[00:21:09] Benedikt: Awesome. Thank you. okay. So I don't do that on every project, but I often I actually pretty often try it at least. So what I do is I will duplicate the overhead track and then, and it works best with it. What attracts, where the overheads are more kit mix than just symbol mix. If they are primarily symbol Nikes, then it doesn't work as well. I want a lot of the shells in the overheads to make that work really well. So if that's the case, if that's, for example, if it's an X, Y pair, or if there's a mano overhead in the center or something, then it works really well. So I duplicate the overheads. I apply pretty heavy limiting to the duplicate. So I try to get rid of the transient as much as possible. And I use a limiter like the or the Brainworx BX limiter, or what it's called, like some of the, of those trashy or sounding limiters that really kill the.[00:22:00] So I want to get rid of the snare and Tom transients. I don't want to affect the symbols too much. So I don't want the weird pumping and artifacts and the simple and the symbols, but I want to even out the snare transients and I want to add length and like kill the transition a little bit. Then I will go in and filter out the, let's say around three, three to five, K, maybe two to 5k, like trashy sort of harsh symbol stuff. I don't do a low pass. Usually I don't, I don't filter the, the top end entirely. I will make a broad, I will scoop out the upper mid range and like with a very broad like filter. But I leave some of the air on top in there. I just feel, it sounds more natural to me if, if it filters completely and you've put the filter very low it's that it has the sort of low-fi sound that I sometimes want. But most of the time I don't. So instead of doing that, I just filter out the hardest stuff. Then I will do maybe another instance of like smoothing out this harsh stuff by using something like sooth or something, you know, like I really want to get rid of all [00:23:00] the nasty cymbal stuff in the overheads, in the duplicates, not the actual overheads, just because in the next step I will add heavy saturation or distortion almost to. Mike's with something like the capita or devil luck from Santos Soundtoys works really well. Um, you could apply some soft clipping, like anything. You could try different types of distortion. And if you do that and if you use it heavily, it will create a very sustained longer, more vibe-y more roomy sort of sound, but it will also bring up all the nasty symbol stuff. So before I hit this thing, I will make sure I get rid of all that because it will come back in any ways, um, by, with, uh, with all the saturation distortion. So that's basically what I do. I kill the transient, I get rid of the nasty assemble stuff, and then I destroy it with some, some sort of saturation distortion, something like that. And. If I blend that with the overheads and I do all of that while keeping an eye on the face, that's very important. So that's also a reason why I don't [00:24:00] like to apply a low-pass filter or I don't even use, I also don't use a high pass filter unless I did the same thing on the actual overheads. So I try to duplicate the stuff that manipulates the phase. I know it gets, it sounds very complicated at this point, but it's so important because if you blend that back in with your overheads, you don't want to mess with the clarity of your symbols. You don't want to mess with the actual snap transcends if there are some in the, in the actual overheads. So if I use any sort of filter on the actual overheads, I just copy over that same filter to the duplicate and I don't, and I try to avoid adding any additional filtering or any drastic stuff on my duplicate that will mess with the face, with my actual overhead. So I, I keep an eye on that and if I can't do that for whatever reason, or if the saturation that I'm using messes with the face, then first of all, I try to flip the flip phase and see if that's all set. And if it doesn't, I'll just press. The new, the fake room, Mike pair that I created and I will like align it landed up with the overheads, like visually I would just print it. So I see the way for them [00:25:00] and then I will end it up and then it will be in phasic and that's just so important. And, um, the last step I do in this process is when I killed the transient, I got rid of the harsh stuff. I brought up what I can bring up by saturating it, all the vibe, all the, the sustain, all the rooms sound that is in the signal. I bring that up with the saturation. Then the last step is I'll add, I typically add an air of a cool sounding room, not a reverb, not a long thing, but I add an impulse response to that fake, um, roommate to the duplicate to make it sound as if it's been tracked in a, in a room further away from the kit. So I have some pretty amazing, um, IRS that are really like, I have one from Kirpalu office, actual tracking room that God city recording sound, recording room. That I really like the sound of that just sounds like a room, not like a reverb, but I love it on drums, especially. Yeah, I just, for example, take this and see what that sounds like with my fake roommate pair or a yeah, by compare it with some different ones, but usually that's, that's one of my go tos. I [00:26:00] have my own that I use of my room that I really like. And sometimes I have it like the, the, the wet, dry thing on the IRR. I have that a hundred percent wet oftentimes. So I'd just get the room sound basically. And yeah, sometimes I it's a blend, but oftentimes it's actually really a hundred percent wet. And then I've usually at this point, I have turned my overheads into a pair of fake room mikes. That will be a little dollar, a little more distant sounding that will be less punchy, that we'll have less of a transient that will be longer. And if I blend that with my typical overheads, my normal overheads and my close Mike's I'll I have a pair of Rhumbix. Oftentimes I hope that all makes sense. It's hard to explain. I just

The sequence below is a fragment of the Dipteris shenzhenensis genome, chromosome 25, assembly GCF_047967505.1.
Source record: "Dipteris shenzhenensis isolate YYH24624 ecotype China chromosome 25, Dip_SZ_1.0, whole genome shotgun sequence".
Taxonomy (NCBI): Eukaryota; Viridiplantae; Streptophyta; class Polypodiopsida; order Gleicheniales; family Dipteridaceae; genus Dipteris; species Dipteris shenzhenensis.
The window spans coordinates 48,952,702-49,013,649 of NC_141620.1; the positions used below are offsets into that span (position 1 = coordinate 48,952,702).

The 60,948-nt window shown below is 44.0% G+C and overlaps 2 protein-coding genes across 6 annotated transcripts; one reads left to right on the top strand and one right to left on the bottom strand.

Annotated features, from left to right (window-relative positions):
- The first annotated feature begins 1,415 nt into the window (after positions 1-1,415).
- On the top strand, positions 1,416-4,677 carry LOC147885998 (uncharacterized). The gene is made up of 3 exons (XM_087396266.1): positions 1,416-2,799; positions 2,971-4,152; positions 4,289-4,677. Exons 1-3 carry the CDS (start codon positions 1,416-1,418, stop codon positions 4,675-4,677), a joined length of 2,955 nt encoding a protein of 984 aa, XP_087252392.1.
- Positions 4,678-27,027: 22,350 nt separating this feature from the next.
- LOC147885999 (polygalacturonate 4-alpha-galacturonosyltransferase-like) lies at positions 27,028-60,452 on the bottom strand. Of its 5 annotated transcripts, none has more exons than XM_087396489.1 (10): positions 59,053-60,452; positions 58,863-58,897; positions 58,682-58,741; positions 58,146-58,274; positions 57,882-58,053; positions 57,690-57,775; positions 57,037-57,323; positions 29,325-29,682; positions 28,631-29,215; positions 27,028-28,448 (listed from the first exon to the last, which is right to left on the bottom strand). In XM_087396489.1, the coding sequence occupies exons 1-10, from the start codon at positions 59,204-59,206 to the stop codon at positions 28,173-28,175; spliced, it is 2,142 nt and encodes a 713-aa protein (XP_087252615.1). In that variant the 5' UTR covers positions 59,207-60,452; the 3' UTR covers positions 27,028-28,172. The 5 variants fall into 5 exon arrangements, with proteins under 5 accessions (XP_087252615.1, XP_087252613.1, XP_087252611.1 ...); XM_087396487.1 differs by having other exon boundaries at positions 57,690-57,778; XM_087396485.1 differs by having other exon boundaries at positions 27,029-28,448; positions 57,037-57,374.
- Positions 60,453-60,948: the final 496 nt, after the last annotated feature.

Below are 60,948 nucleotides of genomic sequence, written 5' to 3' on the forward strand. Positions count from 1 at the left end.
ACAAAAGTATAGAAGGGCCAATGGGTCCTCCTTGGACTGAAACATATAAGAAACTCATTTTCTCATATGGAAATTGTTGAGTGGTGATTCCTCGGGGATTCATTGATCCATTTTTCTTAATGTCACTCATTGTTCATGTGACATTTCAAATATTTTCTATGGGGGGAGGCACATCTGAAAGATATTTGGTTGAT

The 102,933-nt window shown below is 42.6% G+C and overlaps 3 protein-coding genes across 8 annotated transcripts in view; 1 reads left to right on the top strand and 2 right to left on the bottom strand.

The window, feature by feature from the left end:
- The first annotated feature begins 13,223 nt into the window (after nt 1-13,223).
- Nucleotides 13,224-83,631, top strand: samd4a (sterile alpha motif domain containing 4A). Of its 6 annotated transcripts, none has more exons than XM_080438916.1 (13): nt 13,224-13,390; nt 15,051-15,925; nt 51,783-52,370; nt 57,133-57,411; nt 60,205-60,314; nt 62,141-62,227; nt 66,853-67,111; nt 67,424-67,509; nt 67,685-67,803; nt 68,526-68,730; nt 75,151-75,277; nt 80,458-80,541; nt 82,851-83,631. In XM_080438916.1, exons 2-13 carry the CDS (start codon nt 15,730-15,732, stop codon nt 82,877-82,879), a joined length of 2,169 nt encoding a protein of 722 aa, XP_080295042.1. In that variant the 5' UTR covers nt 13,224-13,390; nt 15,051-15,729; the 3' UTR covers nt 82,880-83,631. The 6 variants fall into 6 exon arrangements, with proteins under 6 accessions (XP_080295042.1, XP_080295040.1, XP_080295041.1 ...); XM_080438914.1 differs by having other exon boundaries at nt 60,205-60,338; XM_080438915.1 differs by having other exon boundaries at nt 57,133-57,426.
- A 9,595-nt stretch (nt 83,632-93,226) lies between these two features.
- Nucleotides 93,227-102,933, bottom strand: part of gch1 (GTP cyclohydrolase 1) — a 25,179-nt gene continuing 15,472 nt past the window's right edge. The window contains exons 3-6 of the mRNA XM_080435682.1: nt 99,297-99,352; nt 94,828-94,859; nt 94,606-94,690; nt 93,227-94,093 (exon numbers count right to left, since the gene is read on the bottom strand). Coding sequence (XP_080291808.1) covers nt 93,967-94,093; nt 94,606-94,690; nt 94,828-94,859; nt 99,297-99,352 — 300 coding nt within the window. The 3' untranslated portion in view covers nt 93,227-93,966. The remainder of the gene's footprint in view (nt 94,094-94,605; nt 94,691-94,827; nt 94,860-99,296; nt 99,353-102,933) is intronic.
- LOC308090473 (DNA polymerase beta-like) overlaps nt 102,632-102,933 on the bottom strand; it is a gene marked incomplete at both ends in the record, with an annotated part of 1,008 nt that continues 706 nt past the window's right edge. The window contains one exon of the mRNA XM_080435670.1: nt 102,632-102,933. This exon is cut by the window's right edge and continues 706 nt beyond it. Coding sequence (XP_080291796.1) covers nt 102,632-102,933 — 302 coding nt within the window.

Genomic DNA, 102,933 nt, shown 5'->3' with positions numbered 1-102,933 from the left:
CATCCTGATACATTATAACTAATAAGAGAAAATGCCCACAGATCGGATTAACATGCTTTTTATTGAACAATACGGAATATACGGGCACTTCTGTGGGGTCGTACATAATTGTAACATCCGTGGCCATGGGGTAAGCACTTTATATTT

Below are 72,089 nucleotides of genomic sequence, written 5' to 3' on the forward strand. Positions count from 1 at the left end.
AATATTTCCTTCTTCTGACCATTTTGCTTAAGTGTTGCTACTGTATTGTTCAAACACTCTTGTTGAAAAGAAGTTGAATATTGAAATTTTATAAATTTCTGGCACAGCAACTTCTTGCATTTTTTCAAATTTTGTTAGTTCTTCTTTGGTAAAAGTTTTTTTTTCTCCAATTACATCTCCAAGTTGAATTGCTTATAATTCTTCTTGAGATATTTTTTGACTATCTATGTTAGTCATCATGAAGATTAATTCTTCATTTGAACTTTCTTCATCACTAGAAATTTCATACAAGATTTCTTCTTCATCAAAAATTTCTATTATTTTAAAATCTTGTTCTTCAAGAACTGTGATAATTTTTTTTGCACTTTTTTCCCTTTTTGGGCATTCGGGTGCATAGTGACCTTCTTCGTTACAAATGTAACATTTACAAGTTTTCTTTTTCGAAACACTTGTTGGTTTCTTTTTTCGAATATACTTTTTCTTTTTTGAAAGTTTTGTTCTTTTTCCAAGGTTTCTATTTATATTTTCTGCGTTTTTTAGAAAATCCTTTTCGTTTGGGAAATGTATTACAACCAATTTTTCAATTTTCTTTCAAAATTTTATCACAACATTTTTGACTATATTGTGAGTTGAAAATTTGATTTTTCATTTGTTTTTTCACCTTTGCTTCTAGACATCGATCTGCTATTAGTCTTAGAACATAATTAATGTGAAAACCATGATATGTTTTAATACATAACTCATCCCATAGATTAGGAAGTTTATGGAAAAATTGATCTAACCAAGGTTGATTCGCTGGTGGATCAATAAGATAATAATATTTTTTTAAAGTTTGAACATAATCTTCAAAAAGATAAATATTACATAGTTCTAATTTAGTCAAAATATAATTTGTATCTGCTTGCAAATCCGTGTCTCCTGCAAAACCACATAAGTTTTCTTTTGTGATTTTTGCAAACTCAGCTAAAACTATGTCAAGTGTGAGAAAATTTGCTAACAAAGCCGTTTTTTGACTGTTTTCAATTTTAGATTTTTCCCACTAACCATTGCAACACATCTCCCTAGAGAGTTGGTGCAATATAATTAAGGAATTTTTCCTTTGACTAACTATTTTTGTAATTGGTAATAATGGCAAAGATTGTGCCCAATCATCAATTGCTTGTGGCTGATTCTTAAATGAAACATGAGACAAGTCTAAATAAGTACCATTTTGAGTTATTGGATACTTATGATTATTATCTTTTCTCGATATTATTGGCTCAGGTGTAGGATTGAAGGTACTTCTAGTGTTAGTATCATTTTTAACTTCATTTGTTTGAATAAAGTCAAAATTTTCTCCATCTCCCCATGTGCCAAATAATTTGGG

[00:26:42] Malcom: Yeah, well, I've got some questions. That'll probably, I'm sure our listeners also have. Um, and so my process pretty similar, uh, just to compare notes here. Generally I am looking for room mikes. I'm trying to remove the symbols. I just wish that somehow I could [00:27:00] record a drum kit with symbols, but. somehow get the room mic without symbols. Um, if I could figure that physics out, I'd be a God.